Detention: Characters Who Break the Rules
A few weeks ago, I wrote a post about how authors break the rules in writing. Then more recently, I stumbled onto this blog post at Wicked Tricksy that talks about the same thing (in a much more intelligent way than I did. XD).
It’s fairly common knowledge that writers break the rules all the time, but in this last segment of a Character’s Class Schedule, I want to talk about characters who break the rules.
To my way of thinking, there are three main types of rule-breaking characters.
Characters who break good rules for good reasons: They sneak out after curfew, drive without licenses, disobey their parents/guardians/mentors, but they’re not really bad kids. Circumstances drive them to break the rules – to lie, steal, and disobey – all for the greater good.
After all, it’s not their fault that the evil ceremony can only be stopped at midnight, and it happens to be taking place miles away. And even though their fearless protector told them he’d be ‘fine’ on his own, we all know he’s going to get captured and tortured unless our little rule-breakers step in.
And then we have our innocent men and women, framed for crimes they didn’t commit. If they’re ever going to clear their name, they’ll have to run from the police.
The character Benjamin Gates in the movie National Treasure once said, “The only way to protect the Declaration [of Independence] is to steal it.”
Sometimes, impossible situations like that arise, and there’s no alternative but to break the rules. It all comes back to that choice between the Action and the Unthinkable (like I talked about here ).
These characters aren’t bad people, but they have no other options. They either act, or they die, period. The legality of those actions is insignificant.*
*in fiction, people. In real life, the legality of actions is very, very important. XD
Characters who break any rule, usually for bad reasons: Often these characters play the role of an antagonist, but there’s also a fair share of them on the side of the hero (or who are the hero). Note that these characters don’t have to be the embodiment of evil. This category can also be broken up into two subdivisions.
First, we have our Captain Jack Sparrows. Our Ferris Buellers. These often frivolous, charismatic, and street-wise mischief-makers might be scraping out a life going from stolen meal to stolen meal, or they might just be shirking their responsibilities. Whatever the case, their tendency to break rules stems mostly from the fact that they just don’t care, or the rules don’t make sense to them. They think they have a better way, or that the rules just don’t apply to them.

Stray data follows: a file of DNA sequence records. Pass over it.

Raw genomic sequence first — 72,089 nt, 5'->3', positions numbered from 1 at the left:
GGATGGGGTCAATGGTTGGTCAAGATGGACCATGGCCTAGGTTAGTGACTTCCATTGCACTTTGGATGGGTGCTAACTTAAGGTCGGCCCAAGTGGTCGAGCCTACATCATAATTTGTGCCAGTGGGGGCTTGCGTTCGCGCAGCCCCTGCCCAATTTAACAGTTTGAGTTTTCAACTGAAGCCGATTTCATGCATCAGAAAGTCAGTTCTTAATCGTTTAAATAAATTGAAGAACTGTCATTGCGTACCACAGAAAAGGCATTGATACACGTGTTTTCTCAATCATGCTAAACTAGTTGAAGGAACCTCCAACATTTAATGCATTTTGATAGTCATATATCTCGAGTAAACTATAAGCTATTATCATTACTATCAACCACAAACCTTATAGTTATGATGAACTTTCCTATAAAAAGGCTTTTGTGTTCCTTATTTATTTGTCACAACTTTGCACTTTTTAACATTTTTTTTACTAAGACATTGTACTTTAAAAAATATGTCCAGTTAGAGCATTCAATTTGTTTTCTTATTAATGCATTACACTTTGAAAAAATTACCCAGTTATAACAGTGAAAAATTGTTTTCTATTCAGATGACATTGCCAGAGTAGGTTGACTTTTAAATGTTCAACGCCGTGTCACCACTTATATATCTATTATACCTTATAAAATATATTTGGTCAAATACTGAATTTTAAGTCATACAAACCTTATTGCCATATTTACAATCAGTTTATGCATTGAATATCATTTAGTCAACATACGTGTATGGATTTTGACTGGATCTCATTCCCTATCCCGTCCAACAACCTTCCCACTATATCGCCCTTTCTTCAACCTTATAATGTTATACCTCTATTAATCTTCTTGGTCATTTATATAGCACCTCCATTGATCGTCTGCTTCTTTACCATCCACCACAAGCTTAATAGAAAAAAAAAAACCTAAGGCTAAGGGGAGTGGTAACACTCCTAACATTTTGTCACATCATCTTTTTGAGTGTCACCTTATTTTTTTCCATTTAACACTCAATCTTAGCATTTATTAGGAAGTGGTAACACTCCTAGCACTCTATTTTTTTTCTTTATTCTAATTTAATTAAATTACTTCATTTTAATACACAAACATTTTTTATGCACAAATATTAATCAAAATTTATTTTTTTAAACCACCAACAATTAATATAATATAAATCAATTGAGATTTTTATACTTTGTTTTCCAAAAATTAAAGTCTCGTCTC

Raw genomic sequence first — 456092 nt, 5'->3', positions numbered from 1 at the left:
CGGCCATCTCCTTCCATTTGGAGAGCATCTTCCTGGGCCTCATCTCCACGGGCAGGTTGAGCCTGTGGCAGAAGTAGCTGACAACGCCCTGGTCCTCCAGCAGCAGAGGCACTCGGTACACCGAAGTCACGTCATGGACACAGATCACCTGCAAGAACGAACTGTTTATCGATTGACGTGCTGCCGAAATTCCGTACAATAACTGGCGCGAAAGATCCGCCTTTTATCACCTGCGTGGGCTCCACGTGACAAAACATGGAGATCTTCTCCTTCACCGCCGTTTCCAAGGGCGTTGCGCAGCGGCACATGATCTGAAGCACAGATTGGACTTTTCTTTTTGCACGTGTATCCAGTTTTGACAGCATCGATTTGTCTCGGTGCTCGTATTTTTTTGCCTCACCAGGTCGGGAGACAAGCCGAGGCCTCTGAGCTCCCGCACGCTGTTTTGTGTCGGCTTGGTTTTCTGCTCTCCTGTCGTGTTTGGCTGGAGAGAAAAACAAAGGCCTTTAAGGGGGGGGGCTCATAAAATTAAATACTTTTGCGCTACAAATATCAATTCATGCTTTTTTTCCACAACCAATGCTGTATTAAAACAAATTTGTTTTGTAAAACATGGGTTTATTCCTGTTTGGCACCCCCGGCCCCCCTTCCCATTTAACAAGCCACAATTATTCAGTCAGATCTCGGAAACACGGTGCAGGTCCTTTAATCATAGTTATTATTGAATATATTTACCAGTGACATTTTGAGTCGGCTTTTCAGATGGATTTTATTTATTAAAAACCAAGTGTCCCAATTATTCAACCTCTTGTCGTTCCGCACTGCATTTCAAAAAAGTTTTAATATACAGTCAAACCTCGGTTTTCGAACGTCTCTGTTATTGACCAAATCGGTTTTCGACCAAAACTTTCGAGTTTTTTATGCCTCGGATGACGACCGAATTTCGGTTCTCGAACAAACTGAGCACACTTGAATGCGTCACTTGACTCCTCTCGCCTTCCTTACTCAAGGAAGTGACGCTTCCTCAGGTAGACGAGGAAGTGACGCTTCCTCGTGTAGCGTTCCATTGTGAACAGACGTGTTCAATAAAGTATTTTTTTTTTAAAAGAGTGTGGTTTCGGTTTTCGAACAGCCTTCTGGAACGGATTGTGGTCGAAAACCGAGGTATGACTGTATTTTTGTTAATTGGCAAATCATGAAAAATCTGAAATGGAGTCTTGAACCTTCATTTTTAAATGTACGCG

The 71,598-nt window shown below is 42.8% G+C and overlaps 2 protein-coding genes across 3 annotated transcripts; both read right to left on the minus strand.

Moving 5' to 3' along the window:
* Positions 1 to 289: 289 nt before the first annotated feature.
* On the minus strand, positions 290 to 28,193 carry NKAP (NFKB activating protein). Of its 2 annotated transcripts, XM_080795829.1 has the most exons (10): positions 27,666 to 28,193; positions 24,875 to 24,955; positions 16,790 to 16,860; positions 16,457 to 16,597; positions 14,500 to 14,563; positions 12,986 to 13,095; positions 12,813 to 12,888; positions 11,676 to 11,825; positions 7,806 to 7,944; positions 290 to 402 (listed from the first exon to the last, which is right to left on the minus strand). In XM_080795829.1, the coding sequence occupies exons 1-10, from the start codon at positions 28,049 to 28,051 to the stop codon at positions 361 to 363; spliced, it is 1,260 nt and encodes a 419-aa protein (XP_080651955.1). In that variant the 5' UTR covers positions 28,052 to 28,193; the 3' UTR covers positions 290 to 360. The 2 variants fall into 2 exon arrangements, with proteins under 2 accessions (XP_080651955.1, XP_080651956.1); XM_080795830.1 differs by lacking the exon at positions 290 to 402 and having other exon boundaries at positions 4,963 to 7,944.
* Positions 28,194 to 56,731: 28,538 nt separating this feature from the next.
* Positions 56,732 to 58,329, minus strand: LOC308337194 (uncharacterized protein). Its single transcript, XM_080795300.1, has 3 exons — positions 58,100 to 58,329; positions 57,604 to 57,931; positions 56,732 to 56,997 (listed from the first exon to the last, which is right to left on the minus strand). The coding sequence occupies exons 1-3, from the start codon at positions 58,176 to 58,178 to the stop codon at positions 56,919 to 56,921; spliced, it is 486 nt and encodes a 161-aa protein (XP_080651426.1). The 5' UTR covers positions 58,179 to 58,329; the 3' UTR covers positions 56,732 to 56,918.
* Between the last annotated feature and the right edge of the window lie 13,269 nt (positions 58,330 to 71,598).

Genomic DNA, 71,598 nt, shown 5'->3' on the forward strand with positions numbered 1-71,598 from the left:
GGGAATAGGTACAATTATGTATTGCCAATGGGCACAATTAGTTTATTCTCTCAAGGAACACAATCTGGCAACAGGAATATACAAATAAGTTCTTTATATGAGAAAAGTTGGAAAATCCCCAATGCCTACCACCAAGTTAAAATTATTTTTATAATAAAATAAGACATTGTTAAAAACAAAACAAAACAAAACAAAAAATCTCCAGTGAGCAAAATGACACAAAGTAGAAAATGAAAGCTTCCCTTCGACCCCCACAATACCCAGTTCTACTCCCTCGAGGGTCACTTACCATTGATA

Then we have the darker side of the spectrum. Our super villains. Our Jokers. Our Voldemorts. They break the rules without a second thought, or even go out of their way to break the rules. They reject societal standards, and they’re willing to do anything to get what they want. Legality has nothing to do with it. Sometimes, these characters are the embodiment of evil. At the very least, they’ll feel like the embodiment of evil to our main characters.
Unless of course they are our main characters. >:)
Characters who break bad rules, for good reasons: Chances are, these are some of the first characters you thought of, especially with all the examples that are honored in today’s world. I’m not just talking about Katniss, from The Hunger Games, although she is a good example.
Just think of our history. People who dared to hide Jews from the Nazis. People who dared to guide escaped slaves to freedom. People who dared to sign the Declaration of Independence.
To quote the character Ben Gates once more – “To high treason. That's what these men were committing when they signed the Declaration. Had we lost the war, they would have been hanged, beheaded, drawn and quartered, and-Oh! Oh, my personal favorite-and had their entrails cut out and burned! … So, here’s to the men who did what was wrong, in order to do what they knew was right.”
These are the characters who dare. The ones who will oppose the wrong rules to their dying breath, even if doing so means that last breath might come sooner.
They’re the martyrs. The revolutionaries. The heroes that will grow into legends and find their way into the history books.
Three categories. Lots of examples. Lots of characters for us to become involved with.
Think about your characters. Which category would they fit into? Do they follow the government and society’s rules, or make their own? Would they ever break their own rules?
Your (optional) homework assignment: Make a list of rules for your writing. They could be your generic “Don’t kill, steal, etc.” or they could be rules unique to your world, or your characters. They could be unspoken societal norms, like “Don’t mention the kings that came before this one.” Whatever you want. Just make a list. Then think about which of your characters would break those rules, and what the legal/social consequences would be if they broke those rules.
Did I miss a category? Or an example that’s especially representative or one of the rule-breaking classes?
And with this, class is dismissed. :) Thanks for reading. More posts coming soon.